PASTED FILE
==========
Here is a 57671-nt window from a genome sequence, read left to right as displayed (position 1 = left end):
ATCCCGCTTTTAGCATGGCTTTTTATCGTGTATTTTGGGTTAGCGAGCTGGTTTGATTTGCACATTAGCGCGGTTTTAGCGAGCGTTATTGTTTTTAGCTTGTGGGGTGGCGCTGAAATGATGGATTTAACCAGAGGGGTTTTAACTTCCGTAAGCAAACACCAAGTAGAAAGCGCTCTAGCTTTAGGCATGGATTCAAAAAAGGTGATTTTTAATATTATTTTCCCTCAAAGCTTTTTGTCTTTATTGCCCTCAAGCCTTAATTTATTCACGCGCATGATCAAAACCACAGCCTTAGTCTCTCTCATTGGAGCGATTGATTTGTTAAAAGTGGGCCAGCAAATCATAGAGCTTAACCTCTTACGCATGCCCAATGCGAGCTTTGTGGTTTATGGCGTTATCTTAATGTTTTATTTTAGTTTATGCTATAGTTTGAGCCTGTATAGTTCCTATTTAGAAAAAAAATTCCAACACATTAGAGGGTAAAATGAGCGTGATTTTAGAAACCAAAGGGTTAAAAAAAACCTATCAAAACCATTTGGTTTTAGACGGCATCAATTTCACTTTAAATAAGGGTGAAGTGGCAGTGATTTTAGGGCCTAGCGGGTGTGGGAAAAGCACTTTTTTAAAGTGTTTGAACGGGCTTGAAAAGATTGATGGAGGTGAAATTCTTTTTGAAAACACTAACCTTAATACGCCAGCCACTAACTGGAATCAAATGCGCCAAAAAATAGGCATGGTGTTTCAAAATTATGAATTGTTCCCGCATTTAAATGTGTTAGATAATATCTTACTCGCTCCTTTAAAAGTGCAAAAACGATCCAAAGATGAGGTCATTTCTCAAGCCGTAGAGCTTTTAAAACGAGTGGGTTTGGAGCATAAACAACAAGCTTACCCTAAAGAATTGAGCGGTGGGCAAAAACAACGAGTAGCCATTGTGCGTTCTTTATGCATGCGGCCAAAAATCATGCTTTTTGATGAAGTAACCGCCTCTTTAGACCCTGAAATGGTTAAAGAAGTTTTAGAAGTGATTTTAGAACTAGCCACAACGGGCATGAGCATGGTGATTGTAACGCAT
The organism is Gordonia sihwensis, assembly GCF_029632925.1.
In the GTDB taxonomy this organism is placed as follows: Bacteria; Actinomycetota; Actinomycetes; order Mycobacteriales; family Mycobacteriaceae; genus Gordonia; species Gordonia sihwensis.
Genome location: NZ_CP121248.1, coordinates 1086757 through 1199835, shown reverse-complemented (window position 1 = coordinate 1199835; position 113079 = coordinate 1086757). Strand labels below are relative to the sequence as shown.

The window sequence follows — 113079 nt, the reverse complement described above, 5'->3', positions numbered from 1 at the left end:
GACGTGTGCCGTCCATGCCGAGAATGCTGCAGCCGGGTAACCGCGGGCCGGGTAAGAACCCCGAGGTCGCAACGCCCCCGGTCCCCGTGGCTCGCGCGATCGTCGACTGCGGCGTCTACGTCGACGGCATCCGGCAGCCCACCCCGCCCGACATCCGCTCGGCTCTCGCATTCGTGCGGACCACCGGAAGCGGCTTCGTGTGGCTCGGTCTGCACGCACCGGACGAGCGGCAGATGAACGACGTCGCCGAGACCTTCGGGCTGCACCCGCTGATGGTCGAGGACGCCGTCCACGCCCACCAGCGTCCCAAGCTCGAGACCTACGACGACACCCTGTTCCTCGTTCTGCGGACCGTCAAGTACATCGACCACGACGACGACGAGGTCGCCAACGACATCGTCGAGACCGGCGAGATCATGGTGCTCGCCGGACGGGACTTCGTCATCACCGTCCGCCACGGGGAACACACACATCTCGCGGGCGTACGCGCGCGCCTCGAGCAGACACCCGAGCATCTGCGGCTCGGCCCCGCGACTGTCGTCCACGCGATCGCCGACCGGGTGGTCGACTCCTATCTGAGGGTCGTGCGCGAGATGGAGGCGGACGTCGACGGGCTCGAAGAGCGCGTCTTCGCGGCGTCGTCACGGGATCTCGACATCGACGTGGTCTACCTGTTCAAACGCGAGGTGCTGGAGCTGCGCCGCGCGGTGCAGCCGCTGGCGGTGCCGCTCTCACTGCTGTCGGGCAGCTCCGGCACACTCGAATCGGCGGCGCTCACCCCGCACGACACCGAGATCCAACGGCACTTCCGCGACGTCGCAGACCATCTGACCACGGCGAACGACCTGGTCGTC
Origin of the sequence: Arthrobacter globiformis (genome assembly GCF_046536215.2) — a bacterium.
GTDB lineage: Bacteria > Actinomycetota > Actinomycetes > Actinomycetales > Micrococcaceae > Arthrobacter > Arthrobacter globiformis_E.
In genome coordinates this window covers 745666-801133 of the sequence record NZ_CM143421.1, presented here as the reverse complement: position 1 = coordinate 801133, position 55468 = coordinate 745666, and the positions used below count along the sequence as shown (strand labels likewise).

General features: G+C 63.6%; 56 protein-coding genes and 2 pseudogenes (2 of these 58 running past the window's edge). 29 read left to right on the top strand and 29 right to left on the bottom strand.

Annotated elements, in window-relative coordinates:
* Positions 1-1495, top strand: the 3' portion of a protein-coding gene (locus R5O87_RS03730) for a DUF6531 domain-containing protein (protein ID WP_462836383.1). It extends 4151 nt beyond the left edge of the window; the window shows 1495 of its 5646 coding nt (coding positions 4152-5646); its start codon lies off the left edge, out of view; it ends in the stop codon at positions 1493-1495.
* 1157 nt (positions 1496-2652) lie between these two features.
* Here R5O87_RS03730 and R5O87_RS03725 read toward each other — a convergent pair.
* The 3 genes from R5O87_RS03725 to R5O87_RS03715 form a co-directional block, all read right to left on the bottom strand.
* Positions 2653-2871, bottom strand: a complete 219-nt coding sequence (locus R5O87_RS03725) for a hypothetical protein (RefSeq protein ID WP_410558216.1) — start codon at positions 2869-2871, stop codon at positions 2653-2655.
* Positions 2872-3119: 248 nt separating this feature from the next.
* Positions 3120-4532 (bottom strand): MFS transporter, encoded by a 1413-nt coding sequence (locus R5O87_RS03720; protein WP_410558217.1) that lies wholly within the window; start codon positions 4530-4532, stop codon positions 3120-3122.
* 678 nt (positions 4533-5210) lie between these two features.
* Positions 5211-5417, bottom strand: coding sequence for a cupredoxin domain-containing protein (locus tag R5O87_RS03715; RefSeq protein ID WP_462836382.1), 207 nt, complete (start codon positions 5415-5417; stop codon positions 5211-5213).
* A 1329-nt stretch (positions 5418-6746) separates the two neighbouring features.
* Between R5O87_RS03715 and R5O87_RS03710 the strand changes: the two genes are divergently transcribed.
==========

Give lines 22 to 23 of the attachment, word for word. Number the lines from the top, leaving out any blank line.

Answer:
* A 1329-nt stretch (positions 5418-6746) separates the two neighbouring features.
* Between R5O87_RS03715 and R5O87_RS03710 the strand changes: the two genes are divergently transcribed.